About Me that supported
|Under Gratution:||University of Delhi|
|Under Gratution 2:|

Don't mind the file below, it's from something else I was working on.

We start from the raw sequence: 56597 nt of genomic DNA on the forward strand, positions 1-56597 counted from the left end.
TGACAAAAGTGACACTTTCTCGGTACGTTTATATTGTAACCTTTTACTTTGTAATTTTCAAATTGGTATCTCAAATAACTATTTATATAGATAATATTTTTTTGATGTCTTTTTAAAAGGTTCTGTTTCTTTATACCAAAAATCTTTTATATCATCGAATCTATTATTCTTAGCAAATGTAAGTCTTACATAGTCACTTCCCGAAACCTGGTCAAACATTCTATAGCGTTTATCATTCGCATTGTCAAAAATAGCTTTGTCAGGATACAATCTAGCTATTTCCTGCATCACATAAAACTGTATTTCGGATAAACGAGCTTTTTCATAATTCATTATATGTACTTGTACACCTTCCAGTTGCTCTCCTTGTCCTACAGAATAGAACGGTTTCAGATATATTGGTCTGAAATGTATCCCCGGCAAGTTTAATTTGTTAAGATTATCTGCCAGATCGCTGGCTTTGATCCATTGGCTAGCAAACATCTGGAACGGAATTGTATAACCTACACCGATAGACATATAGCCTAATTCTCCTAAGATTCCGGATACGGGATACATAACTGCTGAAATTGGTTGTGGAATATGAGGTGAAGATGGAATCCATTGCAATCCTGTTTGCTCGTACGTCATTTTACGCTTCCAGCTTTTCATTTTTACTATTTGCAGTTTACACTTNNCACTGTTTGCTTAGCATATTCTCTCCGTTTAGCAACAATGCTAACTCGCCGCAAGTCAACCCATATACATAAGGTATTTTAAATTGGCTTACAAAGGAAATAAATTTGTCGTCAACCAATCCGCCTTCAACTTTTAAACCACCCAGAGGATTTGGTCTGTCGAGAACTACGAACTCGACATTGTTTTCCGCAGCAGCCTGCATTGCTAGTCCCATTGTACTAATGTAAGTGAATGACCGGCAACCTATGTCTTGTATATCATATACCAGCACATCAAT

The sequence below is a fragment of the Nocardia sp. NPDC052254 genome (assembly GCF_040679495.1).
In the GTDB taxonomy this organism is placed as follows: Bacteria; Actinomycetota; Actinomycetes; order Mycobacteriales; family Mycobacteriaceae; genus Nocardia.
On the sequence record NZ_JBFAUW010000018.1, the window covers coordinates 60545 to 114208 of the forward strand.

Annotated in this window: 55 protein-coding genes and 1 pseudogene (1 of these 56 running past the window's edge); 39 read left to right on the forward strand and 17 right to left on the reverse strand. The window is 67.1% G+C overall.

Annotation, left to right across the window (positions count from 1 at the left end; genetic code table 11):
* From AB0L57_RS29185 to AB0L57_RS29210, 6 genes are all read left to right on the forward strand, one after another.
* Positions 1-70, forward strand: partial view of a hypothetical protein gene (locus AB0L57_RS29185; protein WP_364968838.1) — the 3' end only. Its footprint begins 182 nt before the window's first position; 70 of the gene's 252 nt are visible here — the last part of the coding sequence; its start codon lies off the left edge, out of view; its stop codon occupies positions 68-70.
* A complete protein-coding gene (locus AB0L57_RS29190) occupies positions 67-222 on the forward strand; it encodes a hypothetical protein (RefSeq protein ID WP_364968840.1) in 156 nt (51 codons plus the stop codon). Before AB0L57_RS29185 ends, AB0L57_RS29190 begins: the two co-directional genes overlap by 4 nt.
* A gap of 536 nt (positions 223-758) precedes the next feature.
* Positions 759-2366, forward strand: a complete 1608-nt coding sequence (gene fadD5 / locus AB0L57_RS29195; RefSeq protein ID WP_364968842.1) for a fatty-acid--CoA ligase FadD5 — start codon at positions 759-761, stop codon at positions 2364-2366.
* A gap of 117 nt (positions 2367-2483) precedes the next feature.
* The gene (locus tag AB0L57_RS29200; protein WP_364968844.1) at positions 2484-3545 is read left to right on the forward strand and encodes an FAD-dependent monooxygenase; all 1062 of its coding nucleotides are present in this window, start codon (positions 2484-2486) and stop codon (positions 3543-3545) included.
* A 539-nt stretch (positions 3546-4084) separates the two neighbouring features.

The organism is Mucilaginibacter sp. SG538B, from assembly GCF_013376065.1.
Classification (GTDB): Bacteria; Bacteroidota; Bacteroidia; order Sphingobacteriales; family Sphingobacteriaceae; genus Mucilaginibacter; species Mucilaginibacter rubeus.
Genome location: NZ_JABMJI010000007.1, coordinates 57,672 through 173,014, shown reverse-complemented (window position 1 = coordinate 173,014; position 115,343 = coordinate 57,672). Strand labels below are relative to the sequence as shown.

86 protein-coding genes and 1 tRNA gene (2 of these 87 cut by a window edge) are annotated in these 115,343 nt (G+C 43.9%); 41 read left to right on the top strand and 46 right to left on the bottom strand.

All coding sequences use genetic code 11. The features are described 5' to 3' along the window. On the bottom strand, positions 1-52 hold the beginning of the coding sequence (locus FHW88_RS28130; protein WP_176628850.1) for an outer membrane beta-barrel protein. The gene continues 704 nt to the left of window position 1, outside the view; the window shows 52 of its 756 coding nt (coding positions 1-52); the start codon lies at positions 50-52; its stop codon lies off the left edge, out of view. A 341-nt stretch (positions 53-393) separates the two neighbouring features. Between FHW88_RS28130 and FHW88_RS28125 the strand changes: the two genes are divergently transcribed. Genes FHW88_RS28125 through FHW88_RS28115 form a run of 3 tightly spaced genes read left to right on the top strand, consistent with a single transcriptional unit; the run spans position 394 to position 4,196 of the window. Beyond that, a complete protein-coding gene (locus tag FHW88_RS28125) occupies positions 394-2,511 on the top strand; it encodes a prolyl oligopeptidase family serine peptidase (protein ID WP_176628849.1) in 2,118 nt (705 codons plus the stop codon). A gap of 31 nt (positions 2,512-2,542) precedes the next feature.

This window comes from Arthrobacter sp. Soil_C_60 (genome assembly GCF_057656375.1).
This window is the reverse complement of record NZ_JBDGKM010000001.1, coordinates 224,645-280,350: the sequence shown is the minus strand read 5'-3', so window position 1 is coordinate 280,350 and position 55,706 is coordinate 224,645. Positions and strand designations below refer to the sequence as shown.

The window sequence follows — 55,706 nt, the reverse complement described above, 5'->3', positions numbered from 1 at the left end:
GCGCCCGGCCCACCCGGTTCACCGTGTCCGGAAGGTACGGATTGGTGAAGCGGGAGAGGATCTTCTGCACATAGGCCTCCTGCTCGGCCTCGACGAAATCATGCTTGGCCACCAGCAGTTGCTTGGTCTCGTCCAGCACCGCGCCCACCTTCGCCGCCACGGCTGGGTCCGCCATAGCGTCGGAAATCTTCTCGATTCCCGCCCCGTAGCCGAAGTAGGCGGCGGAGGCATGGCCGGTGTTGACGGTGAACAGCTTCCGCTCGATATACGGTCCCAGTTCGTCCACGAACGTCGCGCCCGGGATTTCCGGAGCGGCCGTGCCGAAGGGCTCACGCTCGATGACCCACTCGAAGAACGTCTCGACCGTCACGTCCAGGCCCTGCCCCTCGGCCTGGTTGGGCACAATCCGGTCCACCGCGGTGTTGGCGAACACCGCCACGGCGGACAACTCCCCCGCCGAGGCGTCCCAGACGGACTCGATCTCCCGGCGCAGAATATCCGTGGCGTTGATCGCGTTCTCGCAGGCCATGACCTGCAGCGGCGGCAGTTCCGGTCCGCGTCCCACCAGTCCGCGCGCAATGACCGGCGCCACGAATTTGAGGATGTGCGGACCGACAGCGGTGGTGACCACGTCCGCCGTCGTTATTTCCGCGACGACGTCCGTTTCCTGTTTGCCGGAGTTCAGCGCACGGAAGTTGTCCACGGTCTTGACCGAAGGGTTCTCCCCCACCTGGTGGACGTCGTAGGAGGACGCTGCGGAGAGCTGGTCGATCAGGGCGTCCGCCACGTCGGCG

The best way for me to describe my teaching philosophy is to use the notion of a journey. Whether I work with students at the beginning of their formal studies or near the end of their degree or anywhere in between, often the goals and tools needed for the eventual successful completion of the journey are the same: interest, courage, and the realization that the journey never ends. I know I am only one of my teachers these students are going to encounter along the way and I also understand…I am encountering them “en route”, each having arrived from different paths and each facing different challenges. It is with this knowledge that I approach and have so far developed my philosophy of teaching. I believe that each child is a unique individual who needs a secure, caring, and stimulating atmosphere in which to grow and mature emotionally, intellectually, physically, and socially. It is my desire as a educator to help students meet their fullest potential in these areas by providing an environment that is safe, supports risk-taking, and invites a sharing of ideas. There are three elements that I believe are conducive to establishing such an environment, (1) The teacher acting as a guide, (2) Allowing the child's natural curiosity to direct his/her learning, and (3) Promoting respect for all things and all people. The teachers I have had who stand out in my memory have some attributes in common: they presented their subjects in a way that caught my interest, clarified difficult topics and led me through complex areas, and put knowledge into context so that its relevance was apparent. These role models have influenced my approach to teaching: I view myself primarily as a facilitator of learning ….Feedback from students has been vital to the process of growth…since I began teaching: I learned form them, for example, the pacing of lectures, and effective ways to help them learn in small group discussions. In order to meet the challenges…we have embarked on, I demand excellence from my students just as I demand excellence from myself. I implicitly trust – and often express my confidence in – the unlimited possibilities for improvement and achievement in my students and in myself. As a result I expect nothing less than their best efforts. To expect any less would deny them the opportunity to go beyond the limits of what they once thought possible for themselves. I apply the same ideals and principles to my own teaching development. I believe content is important. Very important. But completely unintelligible unless the teacher can find a way to make it relevant for the student. I’m not always sure I can do that, but I am learning to trust the content and the student to lead me to new relevancies in a changing world. I try to remain flexible and incorporate what the students bring to the classroom, in assignments and comments, in order to use that in presenting the methods and content to them. Learning, as the reduction of illusion and ignorance, can help free us from domination by hitherto unacknowledged constraints, dogmas and falsehoods . I have tried to identify the most critical quality of teaching but find that, in my view, there are three aspects of equal weight: 1. The importance of learning as an emancipatory process 2. The need to respect and value the position of other and 3. The significance of imparting an enthusiasm for the process itself. This means that I must find a way to incorporate all of these aspects into my approach to teaching…..Have the practical tools to use knowledge between integrated into the learning process? Is there a sense of the empowerment of knowledge?…To every learning experience we [must bring] an understanding that knowledge is socially constructed, and therefore may be and in need of questioning. For me these are all critical elements of teaching sociology. As university teachers gain more experience in the classroom and lecture theatre, their philosophies deepen and reflect this understanding. Good teaching requires on-going investigation into and reflection on the relationship between teaching practice and student learning. For myself, teaching provides an opportunity for continual learning and growth. One of my hopes as an educator is to instill a love of learning in my students, as I share my own passion for learning with them. I feel there is a need for compassionate, strong, and dedicated individuals who are excited about working with children. In our competitive society it is important for students to not only receive a solid education, but to work with someone who is aware of and sensitive to their individual needs. I am such a person and will always strive to be the best educator that I can be.